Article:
Sep 14, 2009 jordan rated it it was amazing  ·  review of another edition
Meg Wolitzer's novel, "The Position" includes a plot so richly layered and interesting, on can doubt that it consists of this novelist's best work to date. "The Position" revolves around the family of the Mellows, suburbanites who, in the middle of the 70's, write a sex manual where they serve as the models for the paintings. While the manual takes off, making the family wealthy and the parents famous, at home things change. One evening the Mellows four children, ages 7-15 find and read the manu ...more
*** 1/2

I liked this a lot but kept thinking, "Come on" in reaction to how different characters behaved. Sometimes reactions didn't feel believable but then again my parents never wrote a how-to sex manual. I suppose that would sort of mess with you.

Fun read over all and never have I read a book so completely and entirely about sex. I don't think I've read any of Wolitzer's other books but I'm looking forward to checking them out.
May 26, 2012 Kristen rated it did not like it  ·  review of another edition
Shelves: fiction
I just could not get into this book at all. The premise was original and I looked forward to a tongue-in-cheek storyline - but found most of the characters completely unlikable and bland. I know the premise is how discovering their parents as the authors (and subjects) of "Pleasuring" affected the children as viewed in adulthood. However, I gave up about halfway through, just completely disengaged with where the children ended up. I wasn't expecting happy, well-adjusted adults, or crazily zany - ...more
Why I chose to read another book by this author, I don't know. But I was again disappointed and will never read anything by Wolitzer again. This book doesn't really go anywhere and spends more time in the past than in the present. Plus it shifts perspectives a lot and I know a little about a lot of characters, but never get an indepth look at one main character. Because of this, I didn't like ANY of the characters. I didn't get a fresh outlook on life from this book (and this is "serious" litera ...more
Oct 19, 2014 Jeff rated it liked it  ·  review of another edition
Pretty good read. Enjoyed The Interestings more but worth it if you like reading about dysfunctional families.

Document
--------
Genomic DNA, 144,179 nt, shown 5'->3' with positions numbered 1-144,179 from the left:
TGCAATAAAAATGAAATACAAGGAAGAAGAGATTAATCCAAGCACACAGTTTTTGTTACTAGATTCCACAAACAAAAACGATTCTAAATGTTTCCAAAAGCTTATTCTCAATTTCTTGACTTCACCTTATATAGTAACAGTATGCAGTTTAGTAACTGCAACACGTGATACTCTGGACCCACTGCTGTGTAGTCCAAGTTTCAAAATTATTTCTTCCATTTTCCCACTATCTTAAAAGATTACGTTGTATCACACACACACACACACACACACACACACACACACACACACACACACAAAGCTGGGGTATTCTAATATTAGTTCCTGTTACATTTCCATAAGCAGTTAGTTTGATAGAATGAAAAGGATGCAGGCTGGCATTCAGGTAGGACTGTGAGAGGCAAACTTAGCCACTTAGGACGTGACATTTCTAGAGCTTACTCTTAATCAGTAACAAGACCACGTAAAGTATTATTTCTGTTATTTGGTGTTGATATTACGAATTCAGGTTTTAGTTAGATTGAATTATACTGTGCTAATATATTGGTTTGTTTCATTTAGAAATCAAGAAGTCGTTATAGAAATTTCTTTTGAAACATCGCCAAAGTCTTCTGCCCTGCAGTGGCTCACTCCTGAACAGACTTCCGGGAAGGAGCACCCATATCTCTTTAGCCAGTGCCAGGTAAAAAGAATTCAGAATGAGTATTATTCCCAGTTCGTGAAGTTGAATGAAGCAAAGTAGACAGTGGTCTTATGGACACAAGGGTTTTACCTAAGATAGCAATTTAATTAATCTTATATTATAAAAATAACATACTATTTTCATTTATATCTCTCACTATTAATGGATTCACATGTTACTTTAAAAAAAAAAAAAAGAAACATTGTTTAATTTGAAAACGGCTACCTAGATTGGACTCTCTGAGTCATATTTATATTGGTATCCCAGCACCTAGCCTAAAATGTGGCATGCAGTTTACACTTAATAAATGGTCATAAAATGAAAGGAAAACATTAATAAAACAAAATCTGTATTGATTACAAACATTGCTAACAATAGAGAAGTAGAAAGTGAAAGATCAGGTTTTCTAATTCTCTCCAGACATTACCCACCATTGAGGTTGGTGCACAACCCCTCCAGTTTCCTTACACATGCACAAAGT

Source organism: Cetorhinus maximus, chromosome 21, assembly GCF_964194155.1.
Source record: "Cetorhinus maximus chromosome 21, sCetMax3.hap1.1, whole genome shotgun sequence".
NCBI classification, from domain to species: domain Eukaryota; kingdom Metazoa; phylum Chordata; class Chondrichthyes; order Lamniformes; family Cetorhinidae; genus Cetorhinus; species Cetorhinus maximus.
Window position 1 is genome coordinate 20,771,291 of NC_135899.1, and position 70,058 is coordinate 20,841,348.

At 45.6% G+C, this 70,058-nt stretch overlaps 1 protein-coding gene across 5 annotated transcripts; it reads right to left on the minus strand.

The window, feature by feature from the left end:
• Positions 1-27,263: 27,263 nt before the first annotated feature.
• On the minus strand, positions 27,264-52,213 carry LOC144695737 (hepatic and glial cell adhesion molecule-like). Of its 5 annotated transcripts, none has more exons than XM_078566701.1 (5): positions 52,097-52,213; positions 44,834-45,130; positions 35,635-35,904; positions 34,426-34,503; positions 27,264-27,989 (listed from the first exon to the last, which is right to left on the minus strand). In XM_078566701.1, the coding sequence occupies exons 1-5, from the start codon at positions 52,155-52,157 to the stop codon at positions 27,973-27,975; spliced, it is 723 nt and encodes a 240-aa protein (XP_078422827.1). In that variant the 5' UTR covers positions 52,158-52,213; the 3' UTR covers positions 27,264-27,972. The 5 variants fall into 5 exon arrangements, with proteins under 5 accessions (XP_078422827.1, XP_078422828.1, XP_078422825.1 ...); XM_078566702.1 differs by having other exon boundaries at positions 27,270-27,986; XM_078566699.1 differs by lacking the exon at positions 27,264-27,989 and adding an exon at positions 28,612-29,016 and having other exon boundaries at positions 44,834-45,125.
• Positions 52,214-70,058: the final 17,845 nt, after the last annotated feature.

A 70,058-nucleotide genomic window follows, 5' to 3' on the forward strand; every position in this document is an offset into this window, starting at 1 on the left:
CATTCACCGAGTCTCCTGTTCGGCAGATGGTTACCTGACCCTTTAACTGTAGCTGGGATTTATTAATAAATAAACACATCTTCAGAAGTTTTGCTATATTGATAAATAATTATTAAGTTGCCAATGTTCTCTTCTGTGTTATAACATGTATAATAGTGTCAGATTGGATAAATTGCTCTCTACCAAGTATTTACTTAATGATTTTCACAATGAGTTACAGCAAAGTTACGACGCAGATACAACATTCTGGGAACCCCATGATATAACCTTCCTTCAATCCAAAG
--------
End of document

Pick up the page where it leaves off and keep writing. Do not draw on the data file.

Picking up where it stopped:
Der Klappentext zu diesem Buch war sehr vielversprechend, deshalb habe ich mich schon sehr darauf gefreut, dieses Buch zu lesen.

Roz und Paul Mellow schreiben in den 70er Jahren einen Sexratgeber, der einen kometenhaften Aufstieg erlebt - allerdings haben die Mellows aber auch vier Kinder, die eines Tages dieses Buch finden und ihren Augen nicht trauen. Im weiteren Verlauf wird beschrieben, wie sich die vier Kinder als Erwachsene durchs Leben schlagen und was aus den Eltern geworden ist, deren Be
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Meg Wolitzer is the author of The Ten-Year Nap and seven previous novels, including The Position and The Wife. Her short fiction has appeared in The Best American Short Stories and The Pushcart Prize.

Author photo copyright Deborah Copaken.
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“No one had told her this would happen, that her girlishness would give way to the solid force of wifehood, motherhood. The choices available were all imperfect. If you chose to be with someone, you often wanted to be alone. If you chose to be alone, you often felt the unbearable need for another body - not necessarily for sex, but just to rub your foot, to sit across the table, to drop his things around the room in a way that was maddening but still served as a reminder that he was there.” 19 likes
“All of the women in that time and place, Thea had learned, were stuffed into muslin and starched cotton and forced to sit ramrod-straight and plait their hair or pull it back off their faces with fish oil. There were shoes that laced up with a hundred eyelets, and corsets that required a special hook to open. Women were all in it together back then, as opposed to now, when one woman's experience could differ so greatly from another's that you never knew who you were talking to.” 1 likes